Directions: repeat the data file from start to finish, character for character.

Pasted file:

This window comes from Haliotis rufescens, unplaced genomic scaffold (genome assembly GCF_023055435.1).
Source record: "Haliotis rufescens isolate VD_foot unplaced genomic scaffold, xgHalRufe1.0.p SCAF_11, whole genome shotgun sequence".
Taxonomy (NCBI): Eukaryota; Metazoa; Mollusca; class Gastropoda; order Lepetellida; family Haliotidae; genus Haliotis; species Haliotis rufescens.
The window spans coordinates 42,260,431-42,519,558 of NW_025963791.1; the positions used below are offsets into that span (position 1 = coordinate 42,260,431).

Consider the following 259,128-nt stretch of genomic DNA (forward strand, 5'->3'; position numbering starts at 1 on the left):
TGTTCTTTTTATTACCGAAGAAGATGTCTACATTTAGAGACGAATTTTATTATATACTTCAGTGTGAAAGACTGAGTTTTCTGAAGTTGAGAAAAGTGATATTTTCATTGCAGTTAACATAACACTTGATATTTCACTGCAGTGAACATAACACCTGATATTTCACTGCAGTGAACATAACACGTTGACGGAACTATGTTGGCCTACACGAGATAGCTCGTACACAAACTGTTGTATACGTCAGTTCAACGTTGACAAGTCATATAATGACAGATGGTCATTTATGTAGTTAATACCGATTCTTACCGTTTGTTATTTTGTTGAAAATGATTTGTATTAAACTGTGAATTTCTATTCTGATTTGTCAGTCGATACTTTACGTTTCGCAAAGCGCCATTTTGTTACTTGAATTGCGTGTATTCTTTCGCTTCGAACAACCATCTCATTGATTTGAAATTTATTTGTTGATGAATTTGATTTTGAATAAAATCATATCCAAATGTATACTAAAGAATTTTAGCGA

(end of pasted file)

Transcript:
This window comes from Haliotis rufescens, unplaced genomic scaffold (genome assembly GCF_023055435.1).
Source record: "Haliotis rufescens isolate VD_foot unplaced genomic scaffold, xgHalRufe1.0.p SCAF_11, whole genome shotgun sequence".
Taxonomy (NCBI): Eukaryota; Metazoa; Mollusca; class Gastropoda; order Lepetellida; family Haliotidae; genus Haliotis; species Haliotis rufescens.
The window spans coordinates 42,260,431-42,519,558 of NW_025963791.1; the positions used below are offsets into that span (position 1 = coordinate 42,260,431).

Consider the following 259,128-nt stretch of genomic DNA (forward strand, 5'->3'; position numbering starts at 1 on the left):
TGTTCTTTTTATTACCGAAGAAGATGTCTACATTTAGAGACGAATTTTATTATATACTTCAGTGTGAAAGACTGAGTTTTCTGAAGTTGAGAAAAGTGATATTTTCATTGCAGTTAACATAACACTTGATATTTCACTGCAGTGAACATAACACCTGATATTTCACTGCAGTGAACATAACACGTTGACGGAACTATGTTGGCCTACACGAGATAGCTCGTACACAAACTGTTGTATACGTCAGTTCAACGTTGACAAGTCATATAATGACAGATGGTCATTTATGTAGTTAATACCGATTCTTACCGTTTGTTATTTTGTTGAAAATGATTTGTATTAAACTGTGAATTTCTATTCTGATTTGTCAGTCGATACTTTACGTTTCGCAAAGCGCCATTTTGTTACTTGAATTGCGTGTATTCTTTCGCTTCGAACAACCATCTCATTGATTTGAAATTTATTTGTTGATGAATTTGATTTTGAATAAAATCATATCCAAATGTATACTAAAGAATTTTAGCGA